Counseling can bring you closer with your partner again.
I use Emotionally Focused Therapy (EFT) to help couples better understand each other and bring about desired results. EFT has a clear roadmap of the healing process that consists of nine steps and three change events*. Through this roadmap, therapists know which step the couple is at and how to guide the sessions. EFT can provide the following benefits:
- Return to closeness you had early on in your relationship
- Rekindle your relationship and intimacy
- Get out of the cycle of arguments about the same things
- Nurture each other again
- Communicate more openly
- Better understand each other in an inter-cultural relationship
What will happen in the session?
I provide a warm and safe space, so that each partner can share their feelings and thoughts. You can expect that I, who will have a neutral stance, will help you identify the negative cycle. You experience resolution of conflicts as we begin to understand what drives them. You learn to communicate what you need in a way that invites positive response from your partner. You learn how to create long-lasting, close, and satisfying relationships.
What is EFT?
I use Emotionally Focused Therapy (EFT) with couples because it is the most empirically validated approach for couples therapy. In terms of outcome, EFT compares favorably with other tested approaches. Research studies find that 70-75% of couples move from distress to recovery and approximately 90% show significant improvements. EFT is being used with many different kinds of couples (i.e., traditional heterosexual, LGBTQ, interracial couples) and many different cultural groups.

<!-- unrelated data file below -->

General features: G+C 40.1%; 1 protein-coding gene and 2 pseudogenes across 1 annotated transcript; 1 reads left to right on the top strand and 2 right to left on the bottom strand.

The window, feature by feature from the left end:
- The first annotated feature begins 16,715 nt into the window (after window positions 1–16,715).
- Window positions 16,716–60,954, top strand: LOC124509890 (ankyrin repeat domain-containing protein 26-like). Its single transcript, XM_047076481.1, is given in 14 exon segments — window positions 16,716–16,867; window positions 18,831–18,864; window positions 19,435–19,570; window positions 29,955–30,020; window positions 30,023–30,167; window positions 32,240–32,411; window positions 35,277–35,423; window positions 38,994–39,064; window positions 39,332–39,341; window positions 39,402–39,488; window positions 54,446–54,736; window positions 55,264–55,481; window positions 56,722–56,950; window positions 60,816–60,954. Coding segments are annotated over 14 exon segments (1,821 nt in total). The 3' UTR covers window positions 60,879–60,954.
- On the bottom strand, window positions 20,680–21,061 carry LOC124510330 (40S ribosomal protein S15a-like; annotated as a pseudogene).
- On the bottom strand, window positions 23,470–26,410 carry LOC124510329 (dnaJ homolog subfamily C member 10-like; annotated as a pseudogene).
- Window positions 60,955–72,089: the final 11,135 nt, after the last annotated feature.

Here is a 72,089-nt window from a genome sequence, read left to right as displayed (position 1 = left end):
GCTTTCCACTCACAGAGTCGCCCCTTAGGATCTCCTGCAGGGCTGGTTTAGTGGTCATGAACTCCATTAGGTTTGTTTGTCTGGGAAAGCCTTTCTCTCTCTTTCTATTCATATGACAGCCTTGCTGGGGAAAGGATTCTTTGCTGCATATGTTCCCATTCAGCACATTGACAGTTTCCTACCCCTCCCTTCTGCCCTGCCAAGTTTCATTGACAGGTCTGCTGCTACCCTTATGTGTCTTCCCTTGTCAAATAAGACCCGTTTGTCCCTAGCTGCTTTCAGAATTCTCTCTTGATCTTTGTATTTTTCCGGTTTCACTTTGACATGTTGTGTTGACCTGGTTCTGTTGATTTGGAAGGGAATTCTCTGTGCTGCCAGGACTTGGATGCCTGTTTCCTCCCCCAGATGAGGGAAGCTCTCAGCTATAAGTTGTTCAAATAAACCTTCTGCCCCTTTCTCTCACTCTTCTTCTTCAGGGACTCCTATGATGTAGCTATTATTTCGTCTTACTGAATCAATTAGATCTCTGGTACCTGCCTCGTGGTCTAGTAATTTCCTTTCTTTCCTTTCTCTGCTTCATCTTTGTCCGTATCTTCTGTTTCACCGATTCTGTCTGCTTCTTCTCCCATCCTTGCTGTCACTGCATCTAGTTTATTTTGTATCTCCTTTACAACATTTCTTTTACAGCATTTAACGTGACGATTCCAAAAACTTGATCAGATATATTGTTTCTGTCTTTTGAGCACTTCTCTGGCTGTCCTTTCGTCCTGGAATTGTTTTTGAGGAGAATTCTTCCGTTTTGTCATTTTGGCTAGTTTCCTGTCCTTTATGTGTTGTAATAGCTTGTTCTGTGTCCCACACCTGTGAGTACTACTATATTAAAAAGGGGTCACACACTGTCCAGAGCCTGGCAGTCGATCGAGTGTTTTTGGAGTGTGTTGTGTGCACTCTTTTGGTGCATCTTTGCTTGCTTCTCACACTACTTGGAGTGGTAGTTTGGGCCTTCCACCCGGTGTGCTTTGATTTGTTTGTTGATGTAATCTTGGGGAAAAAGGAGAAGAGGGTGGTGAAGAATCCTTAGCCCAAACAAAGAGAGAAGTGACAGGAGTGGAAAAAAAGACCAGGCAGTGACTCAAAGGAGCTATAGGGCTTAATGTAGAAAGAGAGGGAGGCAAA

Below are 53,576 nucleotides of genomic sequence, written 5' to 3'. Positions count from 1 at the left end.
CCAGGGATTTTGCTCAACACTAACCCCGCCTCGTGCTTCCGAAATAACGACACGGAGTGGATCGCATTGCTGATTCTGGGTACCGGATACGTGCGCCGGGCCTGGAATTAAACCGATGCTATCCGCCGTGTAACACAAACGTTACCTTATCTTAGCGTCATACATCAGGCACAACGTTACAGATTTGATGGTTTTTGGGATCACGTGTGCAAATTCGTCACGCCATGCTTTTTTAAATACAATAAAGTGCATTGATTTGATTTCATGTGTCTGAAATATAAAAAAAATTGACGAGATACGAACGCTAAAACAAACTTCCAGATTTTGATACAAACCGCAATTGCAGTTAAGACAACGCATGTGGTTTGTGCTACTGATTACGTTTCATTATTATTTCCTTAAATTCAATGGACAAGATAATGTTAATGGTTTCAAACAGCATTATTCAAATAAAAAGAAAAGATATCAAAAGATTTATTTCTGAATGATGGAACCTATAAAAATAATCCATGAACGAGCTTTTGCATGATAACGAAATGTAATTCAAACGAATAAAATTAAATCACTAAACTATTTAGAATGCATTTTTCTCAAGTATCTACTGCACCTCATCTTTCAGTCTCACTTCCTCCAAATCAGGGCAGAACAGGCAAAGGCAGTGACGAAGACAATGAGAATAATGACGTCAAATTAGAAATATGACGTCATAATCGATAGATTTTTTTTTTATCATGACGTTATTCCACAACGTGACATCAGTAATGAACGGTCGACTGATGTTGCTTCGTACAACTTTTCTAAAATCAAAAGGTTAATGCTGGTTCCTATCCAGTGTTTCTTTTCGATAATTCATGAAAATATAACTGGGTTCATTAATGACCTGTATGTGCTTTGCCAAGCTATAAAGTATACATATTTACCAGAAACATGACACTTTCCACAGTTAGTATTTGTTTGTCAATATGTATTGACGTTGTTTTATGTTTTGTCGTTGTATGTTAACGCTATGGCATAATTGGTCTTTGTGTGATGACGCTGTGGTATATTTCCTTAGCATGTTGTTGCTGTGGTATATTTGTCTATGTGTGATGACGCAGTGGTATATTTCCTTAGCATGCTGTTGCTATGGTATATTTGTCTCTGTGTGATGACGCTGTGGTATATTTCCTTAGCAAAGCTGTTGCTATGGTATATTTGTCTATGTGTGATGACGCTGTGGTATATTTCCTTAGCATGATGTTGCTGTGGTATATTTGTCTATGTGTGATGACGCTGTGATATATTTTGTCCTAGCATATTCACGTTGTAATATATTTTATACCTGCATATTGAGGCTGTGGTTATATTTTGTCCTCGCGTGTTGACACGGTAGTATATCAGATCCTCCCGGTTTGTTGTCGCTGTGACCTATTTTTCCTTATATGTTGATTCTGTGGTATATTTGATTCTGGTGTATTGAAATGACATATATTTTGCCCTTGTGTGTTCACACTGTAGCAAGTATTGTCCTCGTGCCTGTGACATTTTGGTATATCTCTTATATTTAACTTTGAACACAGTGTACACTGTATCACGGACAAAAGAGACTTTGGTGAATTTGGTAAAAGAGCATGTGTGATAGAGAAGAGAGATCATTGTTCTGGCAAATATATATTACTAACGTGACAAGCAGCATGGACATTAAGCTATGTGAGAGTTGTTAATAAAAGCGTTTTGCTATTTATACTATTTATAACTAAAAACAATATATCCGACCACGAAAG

In the following video, the founder of EFT, Dr. Sue Johnson, explains about this modality.
* The nine steps and three change events of EFT are:
Phase 1 – “Assess and De-escalate Phase”
Step 1: Identify the conflict.
Step 2: Identify the cycle where conflict is expressed.
Step 3: Access unacknowledged emotions.
Step 4: Reframe the problem in terms of the negative cycle, underlying emotions and attachment needs.
Phase 2 – “Change Events Phase,” which involves creating corrective emotional experiences
Step 5: Promote identification with disowned attachment emotions, needs and aspects of self and integrate those into relationship interactions
Step 6: Promote acceptance of the partner’s experience and new interactional responses
Step 7: Facilitate expression of needs and wants.
Phase 3 – “Consolidation of Change Phase”
Step 8: Emergence of new solutions to old relationship problems
Step 9: Consolidate new ways of relating to each other
This animation describes how those three EFT phases would look in the sessions.